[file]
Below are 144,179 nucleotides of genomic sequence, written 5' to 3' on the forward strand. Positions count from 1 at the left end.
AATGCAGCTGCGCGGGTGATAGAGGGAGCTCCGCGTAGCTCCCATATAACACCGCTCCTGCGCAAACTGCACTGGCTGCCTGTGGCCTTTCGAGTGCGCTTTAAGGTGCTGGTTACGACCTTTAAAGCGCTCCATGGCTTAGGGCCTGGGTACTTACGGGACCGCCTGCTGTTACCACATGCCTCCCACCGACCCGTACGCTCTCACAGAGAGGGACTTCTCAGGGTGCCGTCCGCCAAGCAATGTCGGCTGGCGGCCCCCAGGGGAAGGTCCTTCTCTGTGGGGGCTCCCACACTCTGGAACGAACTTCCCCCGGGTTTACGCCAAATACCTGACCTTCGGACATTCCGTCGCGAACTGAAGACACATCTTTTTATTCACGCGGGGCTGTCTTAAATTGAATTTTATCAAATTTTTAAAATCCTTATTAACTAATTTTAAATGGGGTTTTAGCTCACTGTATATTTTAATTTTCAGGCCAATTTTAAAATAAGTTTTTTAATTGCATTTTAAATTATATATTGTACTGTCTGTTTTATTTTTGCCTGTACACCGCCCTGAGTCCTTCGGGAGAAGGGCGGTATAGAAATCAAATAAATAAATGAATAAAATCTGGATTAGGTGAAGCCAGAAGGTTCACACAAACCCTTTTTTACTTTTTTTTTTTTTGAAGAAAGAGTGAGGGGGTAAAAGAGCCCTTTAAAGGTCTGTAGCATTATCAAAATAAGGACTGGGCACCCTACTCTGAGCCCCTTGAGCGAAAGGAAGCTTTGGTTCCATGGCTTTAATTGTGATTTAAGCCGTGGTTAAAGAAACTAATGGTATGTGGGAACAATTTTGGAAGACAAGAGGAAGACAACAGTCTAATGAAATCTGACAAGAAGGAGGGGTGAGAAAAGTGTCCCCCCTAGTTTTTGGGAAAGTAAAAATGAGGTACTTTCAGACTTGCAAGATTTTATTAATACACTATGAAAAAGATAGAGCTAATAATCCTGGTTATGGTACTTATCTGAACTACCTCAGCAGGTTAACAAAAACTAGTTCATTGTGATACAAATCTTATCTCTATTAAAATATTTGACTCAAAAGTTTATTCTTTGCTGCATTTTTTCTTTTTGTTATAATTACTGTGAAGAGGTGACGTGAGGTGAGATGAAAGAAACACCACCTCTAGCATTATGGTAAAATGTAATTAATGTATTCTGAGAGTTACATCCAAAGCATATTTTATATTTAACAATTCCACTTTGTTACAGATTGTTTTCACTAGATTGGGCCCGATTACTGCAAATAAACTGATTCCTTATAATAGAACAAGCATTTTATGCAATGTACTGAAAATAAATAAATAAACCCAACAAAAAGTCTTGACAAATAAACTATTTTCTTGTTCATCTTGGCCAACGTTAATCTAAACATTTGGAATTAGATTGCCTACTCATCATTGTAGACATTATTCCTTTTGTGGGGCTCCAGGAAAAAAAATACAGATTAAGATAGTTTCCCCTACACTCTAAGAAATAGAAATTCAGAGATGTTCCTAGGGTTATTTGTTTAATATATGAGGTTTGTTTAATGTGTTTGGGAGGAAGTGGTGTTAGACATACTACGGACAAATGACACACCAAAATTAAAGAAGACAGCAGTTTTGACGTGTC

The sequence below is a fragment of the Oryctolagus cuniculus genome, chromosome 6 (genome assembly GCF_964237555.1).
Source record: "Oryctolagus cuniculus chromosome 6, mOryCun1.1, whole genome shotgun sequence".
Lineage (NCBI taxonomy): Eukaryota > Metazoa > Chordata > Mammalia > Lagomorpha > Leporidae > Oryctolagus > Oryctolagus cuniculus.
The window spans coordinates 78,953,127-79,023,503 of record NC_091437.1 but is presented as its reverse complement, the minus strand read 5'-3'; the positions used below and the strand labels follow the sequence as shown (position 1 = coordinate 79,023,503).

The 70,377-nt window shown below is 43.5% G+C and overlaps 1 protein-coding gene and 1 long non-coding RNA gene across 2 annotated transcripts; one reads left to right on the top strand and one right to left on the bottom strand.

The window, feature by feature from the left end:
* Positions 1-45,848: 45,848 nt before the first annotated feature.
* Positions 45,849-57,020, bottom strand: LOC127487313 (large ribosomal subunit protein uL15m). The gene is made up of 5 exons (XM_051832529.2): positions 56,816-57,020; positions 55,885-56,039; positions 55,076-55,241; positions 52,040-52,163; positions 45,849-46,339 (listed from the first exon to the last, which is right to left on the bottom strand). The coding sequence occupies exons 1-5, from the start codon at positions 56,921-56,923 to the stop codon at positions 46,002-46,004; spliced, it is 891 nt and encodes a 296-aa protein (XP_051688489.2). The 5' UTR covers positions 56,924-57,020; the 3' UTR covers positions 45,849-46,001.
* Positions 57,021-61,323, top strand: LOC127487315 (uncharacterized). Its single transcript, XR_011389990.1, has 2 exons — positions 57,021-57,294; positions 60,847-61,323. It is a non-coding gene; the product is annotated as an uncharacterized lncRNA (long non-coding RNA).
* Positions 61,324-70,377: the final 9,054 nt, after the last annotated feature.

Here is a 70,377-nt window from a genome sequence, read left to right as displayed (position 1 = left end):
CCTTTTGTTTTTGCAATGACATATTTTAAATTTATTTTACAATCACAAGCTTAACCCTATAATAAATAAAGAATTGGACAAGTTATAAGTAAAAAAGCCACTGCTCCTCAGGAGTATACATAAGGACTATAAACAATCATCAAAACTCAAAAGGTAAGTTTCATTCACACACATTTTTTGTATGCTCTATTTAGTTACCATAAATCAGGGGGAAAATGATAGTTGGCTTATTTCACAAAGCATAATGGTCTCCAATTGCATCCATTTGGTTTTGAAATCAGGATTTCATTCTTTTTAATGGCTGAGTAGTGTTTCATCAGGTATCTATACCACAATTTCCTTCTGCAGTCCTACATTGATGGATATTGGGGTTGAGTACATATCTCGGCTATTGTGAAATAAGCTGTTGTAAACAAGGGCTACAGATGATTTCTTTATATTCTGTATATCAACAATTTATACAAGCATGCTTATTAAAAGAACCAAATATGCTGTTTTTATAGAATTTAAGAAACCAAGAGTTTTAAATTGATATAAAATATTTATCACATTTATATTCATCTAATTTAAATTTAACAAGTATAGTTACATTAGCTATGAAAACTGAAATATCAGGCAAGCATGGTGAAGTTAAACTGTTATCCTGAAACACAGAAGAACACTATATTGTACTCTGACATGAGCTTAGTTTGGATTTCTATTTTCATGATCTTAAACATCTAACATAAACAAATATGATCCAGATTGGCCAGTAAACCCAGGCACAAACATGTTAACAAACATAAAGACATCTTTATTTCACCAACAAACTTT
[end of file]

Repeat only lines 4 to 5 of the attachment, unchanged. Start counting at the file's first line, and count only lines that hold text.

Source record: "Oryctolagus cuniculus chromosome 6, mOryCun1.1, whole genome shotgun sequence".
Lineage (NCBI taxonomy): Eukaryota > Metazoa > Chordata > Mammalia > Lagomorpha > Leporidae > Oryctolagus > Oryctolagus cuniculus.